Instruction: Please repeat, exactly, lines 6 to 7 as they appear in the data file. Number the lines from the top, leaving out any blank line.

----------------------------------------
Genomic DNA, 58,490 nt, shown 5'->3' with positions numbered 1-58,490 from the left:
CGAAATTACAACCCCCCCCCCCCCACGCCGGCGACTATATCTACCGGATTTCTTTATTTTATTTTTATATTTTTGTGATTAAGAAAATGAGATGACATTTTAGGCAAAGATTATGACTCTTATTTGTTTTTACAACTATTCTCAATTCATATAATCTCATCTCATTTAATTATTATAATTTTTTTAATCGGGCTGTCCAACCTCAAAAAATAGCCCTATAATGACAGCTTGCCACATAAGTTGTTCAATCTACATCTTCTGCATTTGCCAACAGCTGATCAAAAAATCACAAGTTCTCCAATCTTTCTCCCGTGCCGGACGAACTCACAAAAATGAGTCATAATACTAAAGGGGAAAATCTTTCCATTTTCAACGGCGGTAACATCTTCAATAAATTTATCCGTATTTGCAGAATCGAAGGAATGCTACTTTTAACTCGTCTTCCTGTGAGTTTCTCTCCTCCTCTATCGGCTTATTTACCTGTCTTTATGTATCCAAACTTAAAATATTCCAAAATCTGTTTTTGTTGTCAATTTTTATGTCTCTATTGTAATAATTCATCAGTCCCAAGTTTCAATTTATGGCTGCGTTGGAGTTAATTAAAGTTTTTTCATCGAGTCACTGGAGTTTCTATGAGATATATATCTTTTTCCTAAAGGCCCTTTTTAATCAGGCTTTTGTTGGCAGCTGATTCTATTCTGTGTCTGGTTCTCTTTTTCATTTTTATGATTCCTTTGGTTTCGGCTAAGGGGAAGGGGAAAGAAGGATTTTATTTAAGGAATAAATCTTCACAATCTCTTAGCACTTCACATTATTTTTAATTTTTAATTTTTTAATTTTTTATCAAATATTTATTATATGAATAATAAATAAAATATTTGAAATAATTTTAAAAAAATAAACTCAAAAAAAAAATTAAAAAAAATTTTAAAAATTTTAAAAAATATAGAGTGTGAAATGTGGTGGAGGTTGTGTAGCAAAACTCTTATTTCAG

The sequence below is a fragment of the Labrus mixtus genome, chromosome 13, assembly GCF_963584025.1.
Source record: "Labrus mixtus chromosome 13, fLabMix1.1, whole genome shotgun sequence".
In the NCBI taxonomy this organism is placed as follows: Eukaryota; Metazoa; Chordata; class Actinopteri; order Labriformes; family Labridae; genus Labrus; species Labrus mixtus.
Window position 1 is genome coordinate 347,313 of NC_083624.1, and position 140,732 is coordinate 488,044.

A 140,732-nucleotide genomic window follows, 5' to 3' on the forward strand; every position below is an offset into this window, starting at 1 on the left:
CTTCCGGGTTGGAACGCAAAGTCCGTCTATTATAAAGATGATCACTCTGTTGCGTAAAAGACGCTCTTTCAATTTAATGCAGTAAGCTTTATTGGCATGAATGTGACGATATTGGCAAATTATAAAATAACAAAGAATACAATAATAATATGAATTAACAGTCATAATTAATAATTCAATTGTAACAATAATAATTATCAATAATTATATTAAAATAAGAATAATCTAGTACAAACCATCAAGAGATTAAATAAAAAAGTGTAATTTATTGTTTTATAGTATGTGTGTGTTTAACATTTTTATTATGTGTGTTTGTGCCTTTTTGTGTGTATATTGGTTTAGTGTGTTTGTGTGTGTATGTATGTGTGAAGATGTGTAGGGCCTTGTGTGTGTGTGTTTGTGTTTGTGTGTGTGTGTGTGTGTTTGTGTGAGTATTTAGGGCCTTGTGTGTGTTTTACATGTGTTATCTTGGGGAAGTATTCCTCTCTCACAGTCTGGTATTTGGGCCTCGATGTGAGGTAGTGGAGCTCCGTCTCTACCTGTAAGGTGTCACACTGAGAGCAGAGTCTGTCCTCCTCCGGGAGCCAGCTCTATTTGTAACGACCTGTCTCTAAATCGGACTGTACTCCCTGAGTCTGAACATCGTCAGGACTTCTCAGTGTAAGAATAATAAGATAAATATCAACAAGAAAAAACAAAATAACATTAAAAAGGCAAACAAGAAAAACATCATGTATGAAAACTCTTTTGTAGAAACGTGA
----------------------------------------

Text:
Window position 1 is genome coordinate 347,313 of NC_083624.1, and position 140,732 is coordinate 488,044.

A 140,732-nucleotide genomic window follows, 5' to 3' on the forward strand; every position below is an offset into this window, starting at 1 on the left: